Whether it’s new surroundings, injury issues or lack of confidence, these 10 pitchers have the potential to be busts this season.

10. Erik Bedard, Seattle Mariners

Erik Bedard missed all of last season with a torn labrum, but he finally appears healthy this year.

However, that doesn’t mean Bedard will instantly regain his Baltimore Orioles’ form.

Though the Seattle Mariners inked him to a lucrative deal prior to the 2008 season, he has only started 30 games the last three seasons. He signed a one-year non-guaranteed deal with Seattle this offseason.

On a team that isn’t expected to do much this season, Bedard may be considered more of a flop than he’s already been for Seattle.

At least the bright spot for Mariners’ fans is that if Bedard struggles, stud prospect Michael Pineda will receive more attention. Pineda will start the season in the No. 5 slot in Seattle’s rotation.

9. Pedro Feliciano, New York Yankees

Pedro Felicano shifted boroughs from Queens to the Bronx as he will become the lefty specialist for the New York Yankees.

Feliciano signed a two-year, $8 million deal with the Bronx Bombers.

However, Feliciano was severely overworked the last three seasons by the New York Mets. He led the National League in appearances with 86, 88 and 92, respectively, the past three years.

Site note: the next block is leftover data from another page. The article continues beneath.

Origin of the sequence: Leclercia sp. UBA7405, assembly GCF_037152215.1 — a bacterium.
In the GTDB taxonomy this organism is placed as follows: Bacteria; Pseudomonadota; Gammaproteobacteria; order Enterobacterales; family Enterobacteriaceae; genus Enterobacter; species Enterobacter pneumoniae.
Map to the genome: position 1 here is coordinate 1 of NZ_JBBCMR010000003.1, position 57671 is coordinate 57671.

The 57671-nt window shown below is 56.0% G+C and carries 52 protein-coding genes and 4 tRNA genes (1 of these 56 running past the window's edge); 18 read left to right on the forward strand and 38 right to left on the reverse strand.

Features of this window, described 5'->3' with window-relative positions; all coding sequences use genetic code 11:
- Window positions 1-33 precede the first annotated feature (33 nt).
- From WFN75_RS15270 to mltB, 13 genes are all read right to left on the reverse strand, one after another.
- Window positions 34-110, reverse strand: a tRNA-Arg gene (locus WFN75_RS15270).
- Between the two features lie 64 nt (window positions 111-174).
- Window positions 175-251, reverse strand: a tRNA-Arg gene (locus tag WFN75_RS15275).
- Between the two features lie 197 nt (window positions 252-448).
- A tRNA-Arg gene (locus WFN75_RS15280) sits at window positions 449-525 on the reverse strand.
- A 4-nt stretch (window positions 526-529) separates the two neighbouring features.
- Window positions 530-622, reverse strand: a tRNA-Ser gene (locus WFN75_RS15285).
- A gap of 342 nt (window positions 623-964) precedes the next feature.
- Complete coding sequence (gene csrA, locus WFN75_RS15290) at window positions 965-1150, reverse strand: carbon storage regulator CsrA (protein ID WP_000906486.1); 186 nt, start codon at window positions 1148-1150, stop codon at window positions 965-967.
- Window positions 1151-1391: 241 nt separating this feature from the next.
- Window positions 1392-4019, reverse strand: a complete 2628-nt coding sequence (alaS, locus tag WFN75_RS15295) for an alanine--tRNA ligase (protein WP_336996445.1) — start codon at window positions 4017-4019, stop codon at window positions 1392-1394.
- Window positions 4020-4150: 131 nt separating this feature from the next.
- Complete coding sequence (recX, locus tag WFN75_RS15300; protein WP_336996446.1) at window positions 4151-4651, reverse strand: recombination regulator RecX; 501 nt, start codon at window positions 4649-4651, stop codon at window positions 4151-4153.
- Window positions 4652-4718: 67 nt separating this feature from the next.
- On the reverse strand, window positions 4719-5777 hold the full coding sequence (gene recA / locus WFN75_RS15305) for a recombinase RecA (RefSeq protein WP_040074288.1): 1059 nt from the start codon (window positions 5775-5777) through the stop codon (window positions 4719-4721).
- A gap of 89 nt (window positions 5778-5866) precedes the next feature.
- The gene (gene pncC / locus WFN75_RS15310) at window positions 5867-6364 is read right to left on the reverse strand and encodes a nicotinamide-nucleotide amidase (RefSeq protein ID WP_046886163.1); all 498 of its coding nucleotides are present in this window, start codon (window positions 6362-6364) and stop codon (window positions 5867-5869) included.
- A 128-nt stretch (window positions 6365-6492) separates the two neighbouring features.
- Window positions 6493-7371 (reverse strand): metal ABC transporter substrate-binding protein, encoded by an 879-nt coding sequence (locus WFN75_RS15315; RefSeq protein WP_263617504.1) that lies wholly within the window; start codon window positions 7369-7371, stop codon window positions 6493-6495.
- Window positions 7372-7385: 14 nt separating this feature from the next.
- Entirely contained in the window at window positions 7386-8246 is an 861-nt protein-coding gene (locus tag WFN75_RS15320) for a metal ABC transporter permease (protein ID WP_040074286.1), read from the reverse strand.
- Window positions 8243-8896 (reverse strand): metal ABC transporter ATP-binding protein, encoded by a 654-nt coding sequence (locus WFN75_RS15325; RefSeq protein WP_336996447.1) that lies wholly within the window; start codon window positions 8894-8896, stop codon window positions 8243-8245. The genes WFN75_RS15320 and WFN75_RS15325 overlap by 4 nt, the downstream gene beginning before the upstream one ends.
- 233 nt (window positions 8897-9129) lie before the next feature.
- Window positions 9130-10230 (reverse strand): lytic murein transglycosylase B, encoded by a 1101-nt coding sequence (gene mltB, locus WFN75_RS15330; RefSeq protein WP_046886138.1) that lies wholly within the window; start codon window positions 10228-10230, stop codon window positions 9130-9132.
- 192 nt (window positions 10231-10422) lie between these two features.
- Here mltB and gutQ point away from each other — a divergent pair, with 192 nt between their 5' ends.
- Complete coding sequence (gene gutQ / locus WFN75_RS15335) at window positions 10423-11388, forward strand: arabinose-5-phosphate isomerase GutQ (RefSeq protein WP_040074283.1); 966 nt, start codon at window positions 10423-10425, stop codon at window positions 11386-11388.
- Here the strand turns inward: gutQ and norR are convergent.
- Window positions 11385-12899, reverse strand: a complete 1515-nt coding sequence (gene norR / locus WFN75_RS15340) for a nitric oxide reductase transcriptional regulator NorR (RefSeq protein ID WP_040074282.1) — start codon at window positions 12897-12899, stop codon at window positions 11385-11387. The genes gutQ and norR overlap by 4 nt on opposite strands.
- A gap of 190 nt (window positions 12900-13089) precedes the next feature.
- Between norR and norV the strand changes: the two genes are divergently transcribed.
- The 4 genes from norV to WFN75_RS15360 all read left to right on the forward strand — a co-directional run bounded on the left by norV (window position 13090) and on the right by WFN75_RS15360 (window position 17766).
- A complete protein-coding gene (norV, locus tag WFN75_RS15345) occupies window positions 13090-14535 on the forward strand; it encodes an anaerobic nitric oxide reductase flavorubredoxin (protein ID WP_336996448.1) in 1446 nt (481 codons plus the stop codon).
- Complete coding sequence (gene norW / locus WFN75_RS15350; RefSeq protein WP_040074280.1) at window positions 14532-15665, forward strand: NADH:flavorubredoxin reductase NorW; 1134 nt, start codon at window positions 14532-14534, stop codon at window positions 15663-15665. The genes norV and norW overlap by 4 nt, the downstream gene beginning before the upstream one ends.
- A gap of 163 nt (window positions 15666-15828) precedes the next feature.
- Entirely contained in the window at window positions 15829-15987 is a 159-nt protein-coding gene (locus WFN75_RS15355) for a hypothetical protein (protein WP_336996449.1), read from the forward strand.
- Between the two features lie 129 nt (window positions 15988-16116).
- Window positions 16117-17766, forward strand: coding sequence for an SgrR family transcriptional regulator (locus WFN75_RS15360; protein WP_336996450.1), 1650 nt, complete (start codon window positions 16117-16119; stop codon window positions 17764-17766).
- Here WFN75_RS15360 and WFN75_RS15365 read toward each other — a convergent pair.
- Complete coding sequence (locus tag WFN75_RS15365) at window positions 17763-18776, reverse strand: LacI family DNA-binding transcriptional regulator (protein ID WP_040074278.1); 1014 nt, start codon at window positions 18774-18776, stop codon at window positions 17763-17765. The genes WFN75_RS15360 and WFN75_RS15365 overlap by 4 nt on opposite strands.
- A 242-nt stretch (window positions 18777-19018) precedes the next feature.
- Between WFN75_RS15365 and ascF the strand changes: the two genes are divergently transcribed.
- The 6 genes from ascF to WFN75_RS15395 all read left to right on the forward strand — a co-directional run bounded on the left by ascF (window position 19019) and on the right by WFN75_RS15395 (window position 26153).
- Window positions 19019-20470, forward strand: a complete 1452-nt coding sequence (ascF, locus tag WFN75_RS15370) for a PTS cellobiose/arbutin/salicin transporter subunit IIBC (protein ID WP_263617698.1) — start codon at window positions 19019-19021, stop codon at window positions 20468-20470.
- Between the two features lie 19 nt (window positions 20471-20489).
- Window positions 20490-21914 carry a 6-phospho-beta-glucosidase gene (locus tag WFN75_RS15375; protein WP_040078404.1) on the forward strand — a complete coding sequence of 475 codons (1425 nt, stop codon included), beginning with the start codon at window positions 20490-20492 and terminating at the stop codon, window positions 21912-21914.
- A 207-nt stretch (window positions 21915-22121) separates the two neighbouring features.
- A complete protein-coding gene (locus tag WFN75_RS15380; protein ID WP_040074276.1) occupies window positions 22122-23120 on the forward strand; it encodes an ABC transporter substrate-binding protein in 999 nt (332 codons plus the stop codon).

Already this spring, Feliciano has experienced triceps soreness and will begin the season on the disabled list.

In a division that includes powerful lefty hitters including David Ortiz, Adrian Gonzalez, Luke Scott, Nick Markakis and Adam Lind, a shutdown lefty reliever will be huge for the Yankees.

Feliciano’s overuse may come back to haunt him this season.

8. Mat Latos, San Diego Padres

Mat Latos is coming off a year that saw him go 14-10 with a 2.92 ERA in 32 starts, which established him as the ace of the San Diego Padres’ staff—one of the most underrated in baseball.

He is expected to have another big season this year. After the Adrian Gonzalez trade, the Padres will have to pitch well to make up for their lack of offense.

Latos was recently diagnosed with bursitis in his right shoulder, and will therefore begin the season on the disabled list.

When he does return, there may be added pressure on the young righty to duplicate last season’s performance.

The first step for Latos will be to get healthy so he can avoid being a bust this season.

7. Brad Penny, Detroit Tigers

The Detroit Tigers added veteran starter Brad Penny to provide quality innings in the rotation.

Penny is only four years removed from a 16-4 season with the Los Angeles Dodgers in 2007.

However, Penny started just nine game for the St. Louis Cardinals last season after suffering from back issues.

The Tigers signed him to a $3 million deal, despite a string of poor seasons.

Now back in the American League, Penny may be in for a rude awakening, especially against good offensive teams like the Chicago White Sox and Minnesota Twins within the division.

He will start the Tigers’ second game of the season.

6. Barry Zito, San Francisco Giants

It’s quite difficult for Barry Zito to be considered anything but a bust since joining the San Francisco Giants.